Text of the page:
• Julie this is really brilliantly written:”It’s striking to me that for all the talk about abolishing the distinction between marital and non-marital children (which is what ending discrimination against illegitimate children does), states maintain the marital presumption, which of course distinguishes between marital and non-marital children.”
                Of course I wholeheartedly agree. I have difficulty reconciling some of your statements though because you often are very old-fashioned in your statements about the mother just getting to pick another parent of her choosing as if the child was her object to keep to herself or share with her partner as she sees fit, rather than as a free person with direct ties to both mother and father independent of their romantic connections to one another. You frequently assert a preference to exclude bio parents who want to share the responsibility for raising their child with the other bio parent and their spouse. Millions of parents cooperate despite the involvement of their spouses as step parents.

                • I don’t mean to be defending the marital presumption. I don’t think parental status should depend on whether you are married or not–and that’s exactly what the marital presumption does. What I mean to show is that the marital presumption is deeply and widely embedded in legal culture. I would as soon do without it myself. Sorry if I haven’t been clear about that.

                  • Huh well. Once again I think that sentence is written really beautifully. Then I want to ask why the preference for romantic partners? You appear to prefer people who (if not married to her) are romantically intertwined or sleeping with her at the moment that parentage issues are being tossed about. Next week it could be someone different, last week maybe different as well. Or am I just projecting this opinion on you because I think its what you’d probably think? I’m sure I can be guilty of that.

    • marriage obligates spouse to spouse. If they both adopted the same child it would be the same legally as if they were both blood related to the child

      • And it’s that obligation of spouse to spouse that is the reason husbands are obligated to support their wive’s children and wives are obligated to only have sex with their husbands and husbands only with their wives. It’s the basis of the presumption of paternity, which to tie in to the other discussion we were having, is not supposed to be a right to parent a child but rather an obligation to.

        Also, a marriage is the legal unit that reproduces and has a right to reproduce. It’s about the right to have sexual intercourse (as Lawrence v Texas affirmed non-controversially) which is significant because that is how children are created, and so it is really about the right to create people. It isn’t about caring for existing children, but in the course of caring for a spouse, it means caring for the spouse’s children too, though as a step parent. It is not a right to create children with anyone except each other, it is not supposed to be a way to adopt children the spouse has with other children. Having children with other people is not a right of marriage and should not be allowed. And it doesn’t make it OK just by naming the other person on the birth certificate or naming them a legal parent instead of the husband (or wife if she implanted another woman’s embryo), that immediately violates a child’s right to be raised by its own parents together. Though I agree that in the event that a wife gives birth to a child that is known to not be her husband’s (or her own), the birth certificate should list the genetic parents and we shouldn’t abide legal lies and hiding the truth.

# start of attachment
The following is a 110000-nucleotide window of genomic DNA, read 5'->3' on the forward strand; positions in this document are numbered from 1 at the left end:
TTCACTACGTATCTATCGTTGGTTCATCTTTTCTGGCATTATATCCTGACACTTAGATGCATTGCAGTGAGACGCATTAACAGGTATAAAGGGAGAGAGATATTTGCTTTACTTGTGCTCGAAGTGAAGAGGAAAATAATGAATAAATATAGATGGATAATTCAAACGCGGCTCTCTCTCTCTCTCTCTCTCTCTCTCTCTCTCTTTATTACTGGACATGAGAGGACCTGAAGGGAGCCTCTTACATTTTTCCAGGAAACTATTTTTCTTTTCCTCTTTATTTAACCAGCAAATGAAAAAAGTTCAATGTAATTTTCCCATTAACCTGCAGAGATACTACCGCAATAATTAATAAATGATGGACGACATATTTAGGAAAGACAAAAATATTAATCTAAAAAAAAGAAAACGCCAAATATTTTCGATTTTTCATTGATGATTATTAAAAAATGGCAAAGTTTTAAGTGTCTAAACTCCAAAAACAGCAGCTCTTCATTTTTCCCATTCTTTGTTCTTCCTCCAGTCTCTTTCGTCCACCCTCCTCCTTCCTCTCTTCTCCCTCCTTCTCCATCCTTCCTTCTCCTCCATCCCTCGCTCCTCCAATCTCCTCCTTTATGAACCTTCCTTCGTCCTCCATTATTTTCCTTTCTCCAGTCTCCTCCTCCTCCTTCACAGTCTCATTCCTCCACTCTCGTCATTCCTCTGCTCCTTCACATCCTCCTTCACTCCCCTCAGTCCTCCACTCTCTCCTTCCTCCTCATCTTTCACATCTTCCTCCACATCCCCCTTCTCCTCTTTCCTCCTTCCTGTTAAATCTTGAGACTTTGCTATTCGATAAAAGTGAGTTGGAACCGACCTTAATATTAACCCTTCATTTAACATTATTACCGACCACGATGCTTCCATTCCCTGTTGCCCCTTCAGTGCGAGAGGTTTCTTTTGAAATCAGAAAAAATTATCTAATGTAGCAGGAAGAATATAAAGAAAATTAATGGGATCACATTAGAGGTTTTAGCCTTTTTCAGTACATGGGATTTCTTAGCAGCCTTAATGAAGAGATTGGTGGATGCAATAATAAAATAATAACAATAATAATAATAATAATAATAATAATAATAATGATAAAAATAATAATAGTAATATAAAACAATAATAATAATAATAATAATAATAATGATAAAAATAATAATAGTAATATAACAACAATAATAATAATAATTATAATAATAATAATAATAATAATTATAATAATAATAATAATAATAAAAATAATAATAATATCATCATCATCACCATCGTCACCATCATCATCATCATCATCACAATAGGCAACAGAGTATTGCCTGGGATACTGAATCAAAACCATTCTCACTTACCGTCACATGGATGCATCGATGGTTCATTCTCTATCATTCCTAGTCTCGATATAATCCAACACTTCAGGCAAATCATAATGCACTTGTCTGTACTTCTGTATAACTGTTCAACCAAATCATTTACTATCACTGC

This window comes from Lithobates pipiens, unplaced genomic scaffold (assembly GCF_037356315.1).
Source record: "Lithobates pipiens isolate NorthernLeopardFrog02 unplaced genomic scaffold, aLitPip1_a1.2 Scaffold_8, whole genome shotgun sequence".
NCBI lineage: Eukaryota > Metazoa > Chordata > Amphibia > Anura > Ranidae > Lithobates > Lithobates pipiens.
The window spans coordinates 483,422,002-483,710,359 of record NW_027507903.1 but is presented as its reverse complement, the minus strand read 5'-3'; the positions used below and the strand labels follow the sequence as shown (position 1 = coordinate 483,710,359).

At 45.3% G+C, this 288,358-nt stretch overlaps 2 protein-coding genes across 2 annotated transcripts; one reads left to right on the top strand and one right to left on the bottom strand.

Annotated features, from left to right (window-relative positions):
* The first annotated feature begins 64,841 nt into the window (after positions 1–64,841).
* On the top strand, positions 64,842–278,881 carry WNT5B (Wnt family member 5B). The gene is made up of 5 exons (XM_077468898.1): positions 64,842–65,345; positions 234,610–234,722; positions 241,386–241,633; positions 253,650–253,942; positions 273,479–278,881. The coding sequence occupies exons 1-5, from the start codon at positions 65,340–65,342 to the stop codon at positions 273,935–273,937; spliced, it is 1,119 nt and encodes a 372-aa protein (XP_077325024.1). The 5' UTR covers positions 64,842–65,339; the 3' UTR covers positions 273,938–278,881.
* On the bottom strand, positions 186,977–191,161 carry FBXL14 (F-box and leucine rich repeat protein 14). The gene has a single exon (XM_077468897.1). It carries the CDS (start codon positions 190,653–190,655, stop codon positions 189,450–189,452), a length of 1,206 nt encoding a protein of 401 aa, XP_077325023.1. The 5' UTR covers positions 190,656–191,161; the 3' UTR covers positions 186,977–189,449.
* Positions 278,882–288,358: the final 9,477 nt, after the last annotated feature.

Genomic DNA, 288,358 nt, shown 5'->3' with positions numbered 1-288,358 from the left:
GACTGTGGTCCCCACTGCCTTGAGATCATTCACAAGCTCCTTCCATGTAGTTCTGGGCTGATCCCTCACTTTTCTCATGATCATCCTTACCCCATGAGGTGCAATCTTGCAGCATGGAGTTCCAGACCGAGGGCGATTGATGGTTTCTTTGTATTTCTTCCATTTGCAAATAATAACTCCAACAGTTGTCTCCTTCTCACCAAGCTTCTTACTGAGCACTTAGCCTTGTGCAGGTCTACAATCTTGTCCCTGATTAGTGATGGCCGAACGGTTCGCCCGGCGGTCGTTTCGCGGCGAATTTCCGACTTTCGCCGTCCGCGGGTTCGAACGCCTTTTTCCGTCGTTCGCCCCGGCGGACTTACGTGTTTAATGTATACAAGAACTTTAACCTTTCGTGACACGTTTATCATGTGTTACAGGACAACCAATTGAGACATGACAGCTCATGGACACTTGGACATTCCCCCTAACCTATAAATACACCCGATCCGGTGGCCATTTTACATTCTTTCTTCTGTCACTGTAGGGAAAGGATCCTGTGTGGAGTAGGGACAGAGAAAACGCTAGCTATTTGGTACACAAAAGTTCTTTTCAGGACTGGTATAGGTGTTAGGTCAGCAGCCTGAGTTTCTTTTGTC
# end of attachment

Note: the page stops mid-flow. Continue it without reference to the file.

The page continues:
• But the obligation arises from a presumption of paternity – biological parenthood. If marriage were enough then there would be no presumption to it at all. Does everyone just freaking forget that what they presume is paternity and paternity is biological parenthood?

      • I think if MI allowed unmarried couples to jointly adopt (or even adopt serially, ending as coparents) this case would look different. But the only people who can coadopt in MI are married couples. (At least, that’s how I understand MI law to be set up.) This is actually not that uncommon.